How Does the Flexitarian Diet Work?     

Unlike diets that are solely interested in achieving substantial and rapid weight loss, the flexitarian diet is more of a lifestyle choice that stems from a particular worldview. For this reason, there are no rules about how many calories you can eat or a particular number of servings or any of the typical tropes we associate with diets. Instead, following a flexitarian diet is about aligning your eating patterns with the variation of the diet that works best for you. 

The fact that there isn’t a universally agreed-upon set of rules for the diet may make it less appealing for anyone looking for something more structured. In the original book that really popularized the diet, the author presents the flexitarian diet as almost a stepping stone to a full vegetarian or vegan lifestyle, but some people are content to live permanently in a state of just eating less meat in general; others might use the diet to cut out red meat specifically because of data that points to an increased risk of heart disease.  

This same openness to interpretation also makes the diet potentially more appealing, however, because of the low barriers to entry. Anyone could theoretically become a flexitarian by simply reducing the amount of meat they eat in a given day or week. In her book, Blatner suggests starting the process by evaluating your own eating habits. From there, each person can decide what, if any, changes they want to make to how much or what type of animal proteins they want to restrict or eliminate. In this sense, flexitarianism is like a choose-your-own-adventure diet.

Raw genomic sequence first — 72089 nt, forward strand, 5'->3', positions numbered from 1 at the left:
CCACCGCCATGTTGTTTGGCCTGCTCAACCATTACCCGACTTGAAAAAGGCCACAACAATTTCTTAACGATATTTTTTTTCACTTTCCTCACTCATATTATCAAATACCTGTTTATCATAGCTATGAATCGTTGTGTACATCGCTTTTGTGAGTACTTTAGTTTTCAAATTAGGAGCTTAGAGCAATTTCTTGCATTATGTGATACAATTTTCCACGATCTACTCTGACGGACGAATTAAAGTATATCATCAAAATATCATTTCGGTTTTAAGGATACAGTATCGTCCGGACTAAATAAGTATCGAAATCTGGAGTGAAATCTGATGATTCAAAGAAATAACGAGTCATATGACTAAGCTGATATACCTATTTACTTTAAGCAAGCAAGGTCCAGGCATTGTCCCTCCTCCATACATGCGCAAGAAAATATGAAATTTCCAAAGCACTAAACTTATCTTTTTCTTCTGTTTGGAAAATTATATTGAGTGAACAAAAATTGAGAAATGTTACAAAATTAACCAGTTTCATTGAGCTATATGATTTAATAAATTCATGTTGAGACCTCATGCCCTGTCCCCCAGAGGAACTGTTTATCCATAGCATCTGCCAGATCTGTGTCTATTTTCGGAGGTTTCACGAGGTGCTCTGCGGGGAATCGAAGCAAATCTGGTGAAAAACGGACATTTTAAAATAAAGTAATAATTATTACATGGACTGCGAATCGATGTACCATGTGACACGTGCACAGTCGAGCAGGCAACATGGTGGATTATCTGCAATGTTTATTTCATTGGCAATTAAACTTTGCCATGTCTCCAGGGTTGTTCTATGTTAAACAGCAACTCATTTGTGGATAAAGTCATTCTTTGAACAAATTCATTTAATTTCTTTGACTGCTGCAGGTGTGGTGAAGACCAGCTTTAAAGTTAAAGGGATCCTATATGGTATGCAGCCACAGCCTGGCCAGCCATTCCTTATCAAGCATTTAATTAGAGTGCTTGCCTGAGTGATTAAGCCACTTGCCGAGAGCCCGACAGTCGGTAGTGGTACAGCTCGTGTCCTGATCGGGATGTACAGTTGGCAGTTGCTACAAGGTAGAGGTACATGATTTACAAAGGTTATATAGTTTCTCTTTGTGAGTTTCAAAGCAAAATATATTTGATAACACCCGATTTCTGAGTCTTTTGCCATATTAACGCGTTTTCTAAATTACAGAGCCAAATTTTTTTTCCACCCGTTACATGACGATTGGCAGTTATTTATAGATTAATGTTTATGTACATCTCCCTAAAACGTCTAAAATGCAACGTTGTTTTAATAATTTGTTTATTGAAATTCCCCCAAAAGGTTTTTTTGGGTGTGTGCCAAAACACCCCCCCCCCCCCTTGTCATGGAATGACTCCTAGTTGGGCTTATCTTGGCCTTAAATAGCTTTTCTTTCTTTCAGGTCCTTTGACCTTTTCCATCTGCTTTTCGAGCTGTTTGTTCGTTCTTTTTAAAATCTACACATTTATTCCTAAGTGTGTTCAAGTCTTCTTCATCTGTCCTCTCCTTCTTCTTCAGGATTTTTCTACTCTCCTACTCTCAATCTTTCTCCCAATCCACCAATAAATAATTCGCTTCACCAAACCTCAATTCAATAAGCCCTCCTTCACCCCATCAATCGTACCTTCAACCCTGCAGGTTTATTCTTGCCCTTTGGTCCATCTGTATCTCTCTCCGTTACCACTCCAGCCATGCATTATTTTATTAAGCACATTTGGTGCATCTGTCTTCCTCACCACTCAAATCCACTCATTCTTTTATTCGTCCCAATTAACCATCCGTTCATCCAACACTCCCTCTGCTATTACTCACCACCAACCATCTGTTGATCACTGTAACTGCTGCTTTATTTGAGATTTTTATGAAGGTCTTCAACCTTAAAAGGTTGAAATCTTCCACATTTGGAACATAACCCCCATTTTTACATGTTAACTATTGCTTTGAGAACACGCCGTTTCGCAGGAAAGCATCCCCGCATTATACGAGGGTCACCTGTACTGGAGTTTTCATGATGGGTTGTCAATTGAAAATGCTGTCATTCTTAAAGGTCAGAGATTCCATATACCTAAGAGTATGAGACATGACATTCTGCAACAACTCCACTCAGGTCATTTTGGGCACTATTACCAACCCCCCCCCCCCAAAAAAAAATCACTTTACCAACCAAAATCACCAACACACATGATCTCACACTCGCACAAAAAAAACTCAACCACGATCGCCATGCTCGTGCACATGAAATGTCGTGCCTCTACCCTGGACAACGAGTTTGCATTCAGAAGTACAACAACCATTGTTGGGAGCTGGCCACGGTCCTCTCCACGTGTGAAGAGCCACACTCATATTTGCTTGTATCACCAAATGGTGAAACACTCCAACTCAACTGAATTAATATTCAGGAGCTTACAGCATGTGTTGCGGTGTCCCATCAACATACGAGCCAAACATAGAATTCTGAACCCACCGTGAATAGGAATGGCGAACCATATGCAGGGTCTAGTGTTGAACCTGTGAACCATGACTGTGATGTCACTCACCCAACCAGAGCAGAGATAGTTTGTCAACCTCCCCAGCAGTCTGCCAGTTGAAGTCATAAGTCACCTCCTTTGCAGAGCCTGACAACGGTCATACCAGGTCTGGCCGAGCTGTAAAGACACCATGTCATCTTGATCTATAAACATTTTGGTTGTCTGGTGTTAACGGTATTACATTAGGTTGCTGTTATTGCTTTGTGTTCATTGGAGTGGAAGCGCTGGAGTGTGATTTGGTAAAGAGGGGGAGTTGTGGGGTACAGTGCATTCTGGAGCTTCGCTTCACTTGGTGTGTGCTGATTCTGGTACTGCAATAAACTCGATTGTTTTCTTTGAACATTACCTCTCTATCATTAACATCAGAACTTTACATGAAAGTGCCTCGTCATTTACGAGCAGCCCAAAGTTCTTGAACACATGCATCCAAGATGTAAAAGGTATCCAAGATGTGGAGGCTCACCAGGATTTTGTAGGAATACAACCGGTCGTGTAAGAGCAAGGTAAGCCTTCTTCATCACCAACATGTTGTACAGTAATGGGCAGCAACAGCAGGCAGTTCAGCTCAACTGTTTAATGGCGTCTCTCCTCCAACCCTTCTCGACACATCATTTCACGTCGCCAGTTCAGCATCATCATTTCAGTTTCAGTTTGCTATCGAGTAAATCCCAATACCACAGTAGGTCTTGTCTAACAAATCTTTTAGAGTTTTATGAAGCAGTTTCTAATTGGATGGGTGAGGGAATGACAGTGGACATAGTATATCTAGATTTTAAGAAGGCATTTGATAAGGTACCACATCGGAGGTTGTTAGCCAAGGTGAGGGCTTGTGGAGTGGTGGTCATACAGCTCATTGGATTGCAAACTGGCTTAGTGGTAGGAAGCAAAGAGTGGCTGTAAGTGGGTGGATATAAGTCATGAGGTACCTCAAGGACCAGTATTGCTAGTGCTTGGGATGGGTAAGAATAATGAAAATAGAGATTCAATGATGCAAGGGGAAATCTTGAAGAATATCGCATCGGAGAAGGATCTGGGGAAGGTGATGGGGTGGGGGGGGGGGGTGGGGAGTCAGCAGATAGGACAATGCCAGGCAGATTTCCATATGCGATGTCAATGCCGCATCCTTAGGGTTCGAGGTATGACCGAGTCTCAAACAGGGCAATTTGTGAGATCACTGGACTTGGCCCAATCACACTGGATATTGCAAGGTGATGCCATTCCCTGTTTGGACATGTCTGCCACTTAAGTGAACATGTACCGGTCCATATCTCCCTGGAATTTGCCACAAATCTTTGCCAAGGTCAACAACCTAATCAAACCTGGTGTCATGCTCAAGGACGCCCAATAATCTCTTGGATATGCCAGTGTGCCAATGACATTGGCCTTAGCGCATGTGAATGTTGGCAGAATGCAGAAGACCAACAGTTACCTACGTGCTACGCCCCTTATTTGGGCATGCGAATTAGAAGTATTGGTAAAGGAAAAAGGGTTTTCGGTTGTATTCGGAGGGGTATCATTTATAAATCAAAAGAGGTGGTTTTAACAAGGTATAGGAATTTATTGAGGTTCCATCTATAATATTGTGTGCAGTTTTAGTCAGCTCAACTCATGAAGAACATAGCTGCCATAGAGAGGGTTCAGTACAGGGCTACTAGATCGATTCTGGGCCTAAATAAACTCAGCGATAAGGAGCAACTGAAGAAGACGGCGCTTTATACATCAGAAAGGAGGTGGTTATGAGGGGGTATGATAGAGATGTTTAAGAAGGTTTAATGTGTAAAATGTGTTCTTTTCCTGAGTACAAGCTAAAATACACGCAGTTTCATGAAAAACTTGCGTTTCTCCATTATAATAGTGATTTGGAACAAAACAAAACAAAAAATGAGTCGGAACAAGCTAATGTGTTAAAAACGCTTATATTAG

What Are the Health Benefits of a Flexitarian Diet?

Of course, one of the most popular reasons to follow a flexitarian diet is the purported health benefits. In the years since the diet first emerged, a number of studies have been done to investigate these potential health benefits. So far, there is significant evidence that a flexitarian diet can be beneficial in a variety of ways, depending on individual factors and specific choices. For a person who followed the principles closely and emphasized whole foods and plant-based proteins, here are some ways it could improve health: 

  • Nutrient intake: Purely vegetarian and vegan diets often require vitamin and mineral supplements because plant foods alone don’t contain all of the essential nutrients required by the human body. But a well-balanced flexitarian diet provides dietary fiber, antioxidants, minerals like calcium and potassium, and vitamins like vitamin B12 and vitamin C. Such an emphasis on nutrient-dense foods gives the body everything it needs to maintain tissues, make repairs, and fend off the kinds of pathogens that lead to disease.  
  • Digestive health: A diet high in plant-based foods necessarily contains a significant amount of dietary fiber. Sufficient daily fiber promotes healthy digestion, regular bowel movements, and a reduced risk of constipation and other gastrointestinal issues. 
  • Heart health: One of the key contributors to heart disease is the consumption of saturated fats and dietary cholesterol, which are primarily found in animal-based foods like red meat and full-fat dairy products. By simply limiting or eliminating these foods as in the flexitarian diet, you reduce the risk of cardiovascular disease and other conditions related to the circulatory system. Limiting such foods and replacing unhealthy fats with healthy fats (like olive oil) can also lower blood pressure and the chances of cholesterol buildup in the arteries.